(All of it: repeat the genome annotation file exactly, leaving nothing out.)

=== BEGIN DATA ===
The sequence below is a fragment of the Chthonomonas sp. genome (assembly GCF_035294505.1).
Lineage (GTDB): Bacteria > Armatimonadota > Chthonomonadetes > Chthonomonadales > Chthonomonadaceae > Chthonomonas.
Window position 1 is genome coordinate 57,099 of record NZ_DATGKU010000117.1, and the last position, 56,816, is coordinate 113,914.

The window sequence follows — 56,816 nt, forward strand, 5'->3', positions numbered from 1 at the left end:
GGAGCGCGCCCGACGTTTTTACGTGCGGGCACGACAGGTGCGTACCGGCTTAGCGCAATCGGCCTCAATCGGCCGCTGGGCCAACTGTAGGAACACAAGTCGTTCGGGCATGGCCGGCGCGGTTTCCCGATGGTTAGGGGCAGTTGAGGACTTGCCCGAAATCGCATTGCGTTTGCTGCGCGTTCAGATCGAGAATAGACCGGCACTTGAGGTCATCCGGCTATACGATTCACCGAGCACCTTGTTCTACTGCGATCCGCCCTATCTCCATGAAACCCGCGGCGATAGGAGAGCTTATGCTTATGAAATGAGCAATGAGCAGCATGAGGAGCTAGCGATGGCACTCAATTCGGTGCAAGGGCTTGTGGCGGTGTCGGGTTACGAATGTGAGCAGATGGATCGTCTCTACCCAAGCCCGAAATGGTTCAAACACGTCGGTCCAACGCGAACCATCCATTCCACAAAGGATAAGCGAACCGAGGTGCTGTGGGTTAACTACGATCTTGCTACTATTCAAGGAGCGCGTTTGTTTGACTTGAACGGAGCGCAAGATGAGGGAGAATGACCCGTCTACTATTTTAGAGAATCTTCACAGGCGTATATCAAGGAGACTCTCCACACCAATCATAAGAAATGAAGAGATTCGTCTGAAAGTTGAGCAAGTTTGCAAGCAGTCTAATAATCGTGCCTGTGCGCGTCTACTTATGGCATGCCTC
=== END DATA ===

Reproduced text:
The sequence below is a fragment of the Chthonomonas sp. genome (assembly GCF_035294505.1).
Lineage (GTDB): Bacteria > Armatimonadota > Chthonomonadetes > Chthonomonadales > Chthonomonadaceae > Chthonomonas.
Window position 1 is genome coordinate 57,099 of record NZ_DATGKU010000117.1, and the last position, 56,816, is coordinate 113,914.

The window sequence follows — 56,816 nt, forward strand, 5'->3', positions numbered from 1 at the left end:
GGAGCGCGCCCGACGTTTTTACGTGCGGGCACGACAGGTGCGTACCGGCTTAGCGCAATCGGCCTCAATCGGCCGCTGGGCCAACTGTAGGAACACAAGTCGTTCGGGCATGGCCGGCGCGGTTTCCCGATGGTTAGGGGCAGTTGAGGACTTGCCCGAAATCGCATTGCGTTTGCTGCGCGTTCAGATCGAGAATAGACCGGCACTTGAGGTCATCCGGCTATACGATTCACCGAGCACCTTGTTCTACTGCGATCCGCCCTATCTCCATGAAACCCGCGGCGATAGGAGAGCTTATGCTTATGAAATGAGCAATGAGCAGCATGAGGAGCTAGCGATGGCACTCAATTCGGTGCAAGGGCTTGTGGCGGTGTCGGGTTACGAATGTGAGCAGATGGATCGTCTCTACCCAAGCCCGAAATGGTTCAAACACGTCGGTCCAACGCGAACCATCCATTCCACAAAGGATAAGCGAACCGAGGTGCTGTGGGTTAACTACGATCTTGCTACTATTCAAGGAGCGCGTTTGTTTGACTTGAACGGAGCGCAAGATGAGGGAGAATGACCCGTCTACTATTTTAGAGAATCTTCACAGGCGTATATCAAGGAGACTCTCCACACCAATCATAAGAAATGAAGAGATTCGTCTGAAAGTTGAGCAAGTTTGCAAGCAGTCTAATAATCGTGCCTGTGCGCGTCTACTTATGGCATGCCTC